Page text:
How does a student living in a landlocked state learn first-hand what it’s like to save a stranded sea turtle? Concordia’s own Matt Nelson has been granted the opportunity to do just this, and more.
The National Science Foundation funds undergrad internships yearly, granting high school, trade school and college students the opportunity to work in their future desired fields. Nelson, a junior majoring in biology and minoring in environmental studies and theatre art, applied for a marine biology internship at Mote Marine Life and Aquarium in Sarasota, Fla., for summer of 2017. He is one of 10 students across the country who’ve been accepted.
“I think it’s going to be a very interesting opportunity,” Nelson said. “I never expected to hear back from this program, but I guess I did something right on my application!”
Nelson will be working in the Stranding Investigations Program at Mote Marine Life and Aquarium, which deals with stranded sea creatures. He’ll be on call 24 hours per day, watching for stranded sea turtles, dolphins, and manatees and helping those that end up stranded on the beach. He and the other undergrad students working at this internship will also be required to attend seminars by real marine biologists and create a research project by the end of the summer.
In terms of research, Nelson is particularly interested in the social science aspect of animal strandings. He wants to learn more about the attitudes of the fishermen in the area and how fishing regulations affect the number of strandings per year. Nelson hopes to pursue a career in an aquarium or zoo after graduation.
“Zoos and aquariums do so much amazing work in conservation, public awareness, and breeding programs for endangered species,” Nelson said. “And I want to be a part of it.”
Nelson says that despite being a biology major for two years, he has no experience in the field of marine biology. According to Dr. Michelle Marko, associate professor of biology and co-director of the environmental studies program, most of Concordia’s biology majors end up in health services, due to the enormity of Concordia’s nursing program. In addition, there simply are not many opportunities to pursue marine biology in a landlocked state like Minnesota. It’s for these reasons that Nelson is excited for the opportunity to learn more about marine biology in Florida.
“I expect that Mote will help to mold me into a more versatile scientist and a more passionate person,” Nelson said.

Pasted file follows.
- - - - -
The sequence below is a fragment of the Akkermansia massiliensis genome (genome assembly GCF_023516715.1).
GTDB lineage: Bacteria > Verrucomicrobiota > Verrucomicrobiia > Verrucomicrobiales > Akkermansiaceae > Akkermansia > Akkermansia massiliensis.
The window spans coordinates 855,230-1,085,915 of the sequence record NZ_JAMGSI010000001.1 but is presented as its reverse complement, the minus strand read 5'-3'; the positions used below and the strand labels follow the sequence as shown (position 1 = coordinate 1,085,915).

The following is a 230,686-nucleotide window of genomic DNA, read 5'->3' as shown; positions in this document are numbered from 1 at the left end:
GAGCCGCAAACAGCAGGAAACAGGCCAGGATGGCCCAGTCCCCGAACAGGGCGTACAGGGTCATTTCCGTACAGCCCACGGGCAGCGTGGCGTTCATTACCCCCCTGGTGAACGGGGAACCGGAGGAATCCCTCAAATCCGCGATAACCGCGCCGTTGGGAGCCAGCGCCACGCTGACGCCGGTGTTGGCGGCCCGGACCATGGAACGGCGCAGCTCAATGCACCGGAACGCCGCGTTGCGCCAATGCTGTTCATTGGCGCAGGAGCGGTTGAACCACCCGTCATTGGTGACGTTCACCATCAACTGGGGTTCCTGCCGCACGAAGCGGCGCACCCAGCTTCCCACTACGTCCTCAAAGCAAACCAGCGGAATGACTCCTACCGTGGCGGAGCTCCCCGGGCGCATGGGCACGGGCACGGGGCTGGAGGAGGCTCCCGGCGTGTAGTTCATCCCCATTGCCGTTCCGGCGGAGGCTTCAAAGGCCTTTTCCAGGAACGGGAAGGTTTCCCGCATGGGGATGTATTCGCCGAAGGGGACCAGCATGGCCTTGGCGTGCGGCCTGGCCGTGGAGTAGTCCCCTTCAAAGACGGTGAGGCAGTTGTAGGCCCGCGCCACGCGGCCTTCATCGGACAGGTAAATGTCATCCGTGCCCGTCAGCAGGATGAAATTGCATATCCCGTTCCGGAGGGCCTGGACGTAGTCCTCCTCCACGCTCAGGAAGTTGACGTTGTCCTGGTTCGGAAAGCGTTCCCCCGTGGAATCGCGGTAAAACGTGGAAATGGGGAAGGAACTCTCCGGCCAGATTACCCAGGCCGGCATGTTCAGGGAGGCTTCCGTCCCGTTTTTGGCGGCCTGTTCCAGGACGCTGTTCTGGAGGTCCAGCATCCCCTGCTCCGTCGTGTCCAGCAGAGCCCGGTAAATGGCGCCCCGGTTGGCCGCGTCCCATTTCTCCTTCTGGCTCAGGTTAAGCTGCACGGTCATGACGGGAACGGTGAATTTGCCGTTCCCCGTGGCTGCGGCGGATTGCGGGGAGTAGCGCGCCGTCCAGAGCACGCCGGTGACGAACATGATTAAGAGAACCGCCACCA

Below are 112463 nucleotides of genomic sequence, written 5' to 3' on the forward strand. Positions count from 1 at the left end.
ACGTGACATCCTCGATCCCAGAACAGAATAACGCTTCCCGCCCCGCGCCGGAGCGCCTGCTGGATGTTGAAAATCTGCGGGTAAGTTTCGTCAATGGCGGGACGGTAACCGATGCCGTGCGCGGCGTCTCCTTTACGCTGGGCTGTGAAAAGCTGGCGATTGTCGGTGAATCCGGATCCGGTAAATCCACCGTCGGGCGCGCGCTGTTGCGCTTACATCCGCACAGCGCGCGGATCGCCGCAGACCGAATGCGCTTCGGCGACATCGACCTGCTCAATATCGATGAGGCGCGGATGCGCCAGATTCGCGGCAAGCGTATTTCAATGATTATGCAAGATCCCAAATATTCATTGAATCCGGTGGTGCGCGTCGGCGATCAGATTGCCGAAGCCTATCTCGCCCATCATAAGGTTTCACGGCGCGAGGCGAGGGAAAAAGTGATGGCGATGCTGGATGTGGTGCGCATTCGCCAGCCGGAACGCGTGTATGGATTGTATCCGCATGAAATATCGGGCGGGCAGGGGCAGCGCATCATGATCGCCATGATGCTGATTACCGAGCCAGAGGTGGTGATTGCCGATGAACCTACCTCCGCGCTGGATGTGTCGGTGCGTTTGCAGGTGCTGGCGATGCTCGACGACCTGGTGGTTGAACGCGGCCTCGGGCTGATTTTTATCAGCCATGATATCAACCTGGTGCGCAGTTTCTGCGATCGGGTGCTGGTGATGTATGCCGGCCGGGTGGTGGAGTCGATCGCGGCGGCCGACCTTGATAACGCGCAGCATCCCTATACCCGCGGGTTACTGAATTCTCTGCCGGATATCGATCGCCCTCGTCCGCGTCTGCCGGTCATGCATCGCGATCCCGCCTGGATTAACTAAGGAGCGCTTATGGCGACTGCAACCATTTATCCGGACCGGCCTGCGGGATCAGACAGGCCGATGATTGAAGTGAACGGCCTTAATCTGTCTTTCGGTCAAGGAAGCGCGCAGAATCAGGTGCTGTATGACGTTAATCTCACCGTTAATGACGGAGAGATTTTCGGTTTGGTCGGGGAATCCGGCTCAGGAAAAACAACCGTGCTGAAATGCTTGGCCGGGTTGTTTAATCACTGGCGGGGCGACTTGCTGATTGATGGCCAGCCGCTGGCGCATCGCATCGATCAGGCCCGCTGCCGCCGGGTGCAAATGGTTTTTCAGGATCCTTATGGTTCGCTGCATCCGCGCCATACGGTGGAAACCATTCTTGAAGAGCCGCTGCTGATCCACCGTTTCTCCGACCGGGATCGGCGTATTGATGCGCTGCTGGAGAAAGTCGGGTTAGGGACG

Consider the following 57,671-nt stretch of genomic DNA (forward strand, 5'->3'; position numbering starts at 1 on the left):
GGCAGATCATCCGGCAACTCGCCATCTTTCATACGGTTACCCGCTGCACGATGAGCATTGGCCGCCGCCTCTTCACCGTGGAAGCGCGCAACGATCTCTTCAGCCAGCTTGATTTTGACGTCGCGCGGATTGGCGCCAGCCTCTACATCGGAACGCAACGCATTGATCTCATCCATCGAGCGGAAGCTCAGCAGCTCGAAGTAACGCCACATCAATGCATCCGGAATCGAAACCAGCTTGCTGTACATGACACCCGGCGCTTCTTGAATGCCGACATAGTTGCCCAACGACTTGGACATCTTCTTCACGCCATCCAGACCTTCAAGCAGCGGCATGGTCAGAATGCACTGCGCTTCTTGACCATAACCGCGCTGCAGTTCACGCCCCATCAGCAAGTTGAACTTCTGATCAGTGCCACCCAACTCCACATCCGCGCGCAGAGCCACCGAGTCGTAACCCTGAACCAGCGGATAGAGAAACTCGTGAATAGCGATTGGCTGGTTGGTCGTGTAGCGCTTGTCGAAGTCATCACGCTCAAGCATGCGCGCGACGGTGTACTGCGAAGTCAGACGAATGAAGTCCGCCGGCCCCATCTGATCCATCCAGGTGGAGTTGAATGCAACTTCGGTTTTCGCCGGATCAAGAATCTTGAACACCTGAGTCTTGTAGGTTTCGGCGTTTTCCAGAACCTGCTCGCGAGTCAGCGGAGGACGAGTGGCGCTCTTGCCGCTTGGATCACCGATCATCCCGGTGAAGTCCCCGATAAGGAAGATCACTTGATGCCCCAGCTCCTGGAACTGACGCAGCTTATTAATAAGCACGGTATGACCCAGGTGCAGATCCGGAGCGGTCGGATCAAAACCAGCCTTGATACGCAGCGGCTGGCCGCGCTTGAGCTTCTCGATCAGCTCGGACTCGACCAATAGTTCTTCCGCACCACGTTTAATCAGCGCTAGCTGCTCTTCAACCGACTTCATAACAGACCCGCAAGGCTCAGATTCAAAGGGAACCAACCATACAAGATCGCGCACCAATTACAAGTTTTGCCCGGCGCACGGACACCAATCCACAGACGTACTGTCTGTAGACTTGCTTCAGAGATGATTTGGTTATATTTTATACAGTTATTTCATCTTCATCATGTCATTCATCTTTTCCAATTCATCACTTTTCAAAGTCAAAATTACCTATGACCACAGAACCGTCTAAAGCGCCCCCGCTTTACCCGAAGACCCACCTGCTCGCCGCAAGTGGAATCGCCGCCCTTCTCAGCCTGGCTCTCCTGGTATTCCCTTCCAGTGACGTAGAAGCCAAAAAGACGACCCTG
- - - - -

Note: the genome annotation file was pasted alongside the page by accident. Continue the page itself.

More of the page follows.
But before Nelson does go off to study what he’s passionate about, he has a lot to do to prepare. The stranding internship at Mote involves performing necropsies on sea turtles and other creatures, so extensive knowledge of anatomy and dissection will be crucial. Nelson has already started studying.
“After I was accepted, my faculty advisor at Mote sent me a 180-page PDF on sea turtle anatomy alone,” Nelson said. All of that information and more has to be memorized and ready for application by the time he arrives in Florida.
Nelson’s internship begins just a month away in May, and he is incredibly excited for such a once-in-a-lifetime opportunity.
Nelson said that he wouldn’t have been accepted to this program without the help of two professors: Marko and Sally Story, assistant professor of communication studies and theatre art. Marko and Story wrote letters of recommendation for Nelson’s application to this internship.
Marko has known Nelson for three years and thinks highly of him. In an interview, she described him as “an engaging and intelligent young man” who has shown great responsibility time and time again. She’s excited for him to begin this next chapter in his life.
“Although many think of our job as faculty as primarily in the classroom, our work with students outside the classroom can be just as or even more important,” Marko said.
Story is also thrilled for Nelson. She admires his passions for both of his areas of study, theatre and science, and about his internship in Florida.